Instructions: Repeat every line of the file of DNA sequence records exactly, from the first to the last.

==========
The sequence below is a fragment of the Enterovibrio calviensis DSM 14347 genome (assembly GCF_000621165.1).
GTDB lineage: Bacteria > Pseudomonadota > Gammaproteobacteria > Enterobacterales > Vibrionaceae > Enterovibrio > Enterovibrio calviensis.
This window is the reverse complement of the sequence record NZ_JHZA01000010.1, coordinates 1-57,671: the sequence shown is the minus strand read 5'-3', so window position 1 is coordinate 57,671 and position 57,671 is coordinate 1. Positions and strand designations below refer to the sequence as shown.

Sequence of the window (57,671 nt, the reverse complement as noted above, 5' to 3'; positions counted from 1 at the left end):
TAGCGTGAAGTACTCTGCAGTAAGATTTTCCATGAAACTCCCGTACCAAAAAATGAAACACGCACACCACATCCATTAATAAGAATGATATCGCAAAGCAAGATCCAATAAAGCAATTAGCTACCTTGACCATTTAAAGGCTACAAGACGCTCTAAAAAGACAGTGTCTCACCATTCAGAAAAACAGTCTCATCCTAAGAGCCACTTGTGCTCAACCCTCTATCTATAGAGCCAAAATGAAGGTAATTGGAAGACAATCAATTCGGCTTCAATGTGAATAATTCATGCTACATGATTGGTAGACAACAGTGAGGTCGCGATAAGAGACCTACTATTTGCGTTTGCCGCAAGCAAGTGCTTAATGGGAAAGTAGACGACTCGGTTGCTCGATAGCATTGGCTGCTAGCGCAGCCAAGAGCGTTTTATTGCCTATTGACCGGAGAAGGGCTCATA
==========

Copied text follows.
The sequence below is a fragment of the Enterovibrio calviensis DSM 14347 genome (assembly GCF_000621165.1).
GTDB lineage: Bacteria > Pseudomonadota > Gammaproteobacteria > Enterobacterales > Vibrionaceae > Enterovibrio > Enterovibrio calviensis.
This window is the reverse complement of the sequence record NZ_JHZA01000010.1, coordinates 1-57,671: the sequence shown is the minus strand read 5'-3', so window position 1 is coordinate 57,671 and position 57,671 is coordinate 1. Positions and strand designations below refer to the sequence as shown.

Sequence of the window (57,671 nt, the reverse complement as noted above, 5' to 3'; positions counted from 1 at the left end):
TAGCGTGAAGTACTCTGCAGTAAGATTTTCCATGAAACTCCCGTACCAAAAAATGAAACACGCACACCACATCCATTAATAAGAATGATATCGCAAAGCAAGATCCAATAAAGCAATTAGCTACCTTGACCATTTAAAGGCTACAAGACGCTCTAAAAAGACAGTGTCTCACCATTCAGAAAAACAGTCTCATCCTAAGAGCCACTTGTGCTCAACCCTCTATCTATAGAGCCAAAATGAAGGTAATTGGAAGACAATCAATTCGGCTTCAATGTGAATAATTCATGCTACATGATTGGTAGACAACAGTGAGGTCGCGATAAGAGACCTACTATTTGCGTTTGCCGCAAGCAAGTGCTTAATGGGAAAGTAGACGACTCGGTTGCTCGATAGCATTGGCTGCTAGCGCAGCCAAGAGCGTTTTATTGCCTATTGACCGGAGAAGGGCTCATA